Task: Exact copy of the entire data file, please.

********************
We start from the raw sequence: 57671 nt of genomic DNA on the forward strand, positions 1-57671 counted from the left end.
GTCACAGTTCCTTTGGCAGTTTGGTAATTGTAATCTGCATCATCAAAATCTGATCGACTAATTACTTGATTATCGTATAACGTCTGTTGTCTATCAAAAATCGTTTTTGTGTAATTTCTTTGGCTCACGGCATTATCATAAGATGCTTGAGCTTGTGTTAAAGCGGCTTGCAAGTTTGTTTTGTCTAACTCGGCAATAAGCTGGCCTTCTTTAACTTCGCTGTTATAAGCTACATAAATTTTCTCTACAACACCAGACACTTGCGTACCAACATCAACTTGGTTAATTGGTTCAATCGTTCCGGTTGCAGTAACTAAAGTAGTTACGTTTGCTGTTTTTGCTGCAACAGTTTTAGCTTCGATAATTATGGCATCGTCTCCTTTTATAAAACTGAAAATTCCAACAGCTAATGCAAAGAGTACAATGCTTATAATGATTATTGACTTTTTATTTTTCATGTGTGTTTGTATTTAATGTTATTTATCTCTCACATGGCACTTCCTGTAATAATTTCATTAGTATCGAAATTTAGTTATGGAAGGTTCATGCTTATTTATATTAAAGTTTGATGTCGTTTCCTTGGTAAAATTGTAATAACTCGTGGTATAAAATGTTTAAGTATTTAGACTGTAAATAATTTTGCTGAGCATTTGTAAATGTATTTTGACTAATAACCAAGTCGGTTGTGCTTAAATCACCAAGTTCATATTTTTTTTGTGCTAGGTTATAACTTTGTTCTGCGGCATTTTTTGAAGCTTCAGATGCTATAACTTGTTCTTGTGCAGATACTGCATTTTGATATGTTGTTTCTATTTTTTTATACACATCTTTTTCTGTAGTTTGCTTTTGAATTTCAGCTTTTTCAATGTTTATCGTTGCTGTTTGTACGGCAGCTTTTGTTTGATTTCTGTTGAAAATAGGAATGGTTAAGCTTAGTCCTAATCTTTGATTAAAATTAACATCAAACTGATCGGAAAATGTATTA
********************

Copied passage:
We start from the raw sequence: 57671 nt of genomic DNA on the forward strand, positions 1-57671 counted from the left end.
GTCACAGTTCCTTTGGCAGTTTGGTAATTGTAATCTGCATCATCAAAATCTGATCGACTAATTACTTGATTATCGTATAACGTCTGTTGTCTATCAAAAATCGTTTTTGTGTAATTTCTTTGGCTCACGGCATTATCATAAGATGCTTGAGCTTGTGTTAAAGCGGCTTGCAAGTTTGTTTTGTCTAACTCGGCAATAAGCTGGCCTTCTTTAACTTCGCTGTTATAAGCTACATAAATTTTCTCTACAACACCAGACACTTGCGTACCAACATCAACTTGGTTAATTGGTTCAATCGTTCCGGTTGCAGTAACTAAAGTAGTTACGTTTGCTGTTTTTGCTGCAACAGTTTTAGCTTCGATAATTATGGCATCGTCTCCTTTTATAAAACTGAAAATTCCAACAGCTAATGCAAAGAGTACAATGCTTATAATGATTATTGACTTTTTATTTTTCATGTGTGTTTGTATTTAATGTTATTTATCTCTCACATGGCACTTCCTGTAATAATTTCATTAGTATCGAAATTTAGTTATGGAAGGTTCATGCTTATTTATATTAAAGTTTGATGTCGTTTCCTTGGTAAAATTGTAATAACTCGTGGTATAAAATGTTTAAGTATTTAGACTGTAAATAATTTTGCTGAGCATTTGTAAATGTATTTTGACTAATAACCAAGTCGGTTGTGCTTAAATCACCAAGTTCATATTTTTTTTGTGCTAGGTTATAACTTTGTTCTGCGGCATTTTTTGAAGCTTCAGATGCTATAACTTGTTCTTGTGCAGATACTGCATTTTGATATGTTGTTTCTATTTTTTTATACACATCTTTTTCTGTAGTTTGCTTTTGAATTTCAGCTTTTTCAATGTTTATCGTTGCTGTTTGTACGGCAGCTTTTGTTTGATTTCTGTTGAAAATAGGAATGGTTAAGCTTAGTCCTAATCTTTGATTAAAATTAACATCAAACTGATCGGAAAATGTATTA